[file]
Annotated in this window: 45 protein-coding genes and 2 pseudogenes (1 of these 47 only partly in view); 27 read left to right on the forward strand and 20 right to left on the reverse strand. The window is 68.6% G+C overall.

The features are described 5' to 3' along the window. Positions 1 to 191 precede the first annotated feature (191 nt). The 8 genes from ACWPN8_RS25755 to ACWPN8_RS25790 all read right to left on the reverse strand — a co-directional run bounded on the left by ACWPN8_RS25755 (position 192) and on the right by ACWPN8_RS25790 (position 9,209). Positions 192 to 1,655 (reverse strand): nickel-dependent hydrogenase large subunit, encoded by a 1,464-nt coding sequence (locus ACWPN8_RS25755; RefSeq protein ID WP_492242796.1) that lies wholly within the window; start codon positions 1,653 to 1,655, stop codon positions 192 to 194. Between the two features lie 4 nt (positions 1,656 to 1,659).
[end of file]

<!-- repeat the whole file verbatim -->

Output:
Annotated in this window: 45 protein-coding genes and 2 pseudogenes (1 of these 47 only partly in view); 27 read left to right on the forward strand and 20 right to left on the reverse strand. The window is 68.6% G+C overall.

The features are described 5' to 3' along the window. Positions 1 to 191 precede the first annotated feature (191 nt). The 8 genes from ACWPN8_RS25755 to ACWPN8_RS25790 all read right to left on the reverse strand — a co-directional run bounded on the left by ACWPN8_RS25755 (position 192) and on the right by ACWPN8_RS25790 (position 9,209). Positions 192 to 1,655 (reverse strand): nickel-dependent hydrogenase large subunit, encoded by a 1,464-nt coding sequence (locus ACWPN8_RS25755; RefSeq protein ID WP_492242796.1) that lies wholly within the window; start codon positions 1,653 to 1,655, stop codon positions 192 to 194. Between the two features lie 4 nt (positions 1,656 to 1,659).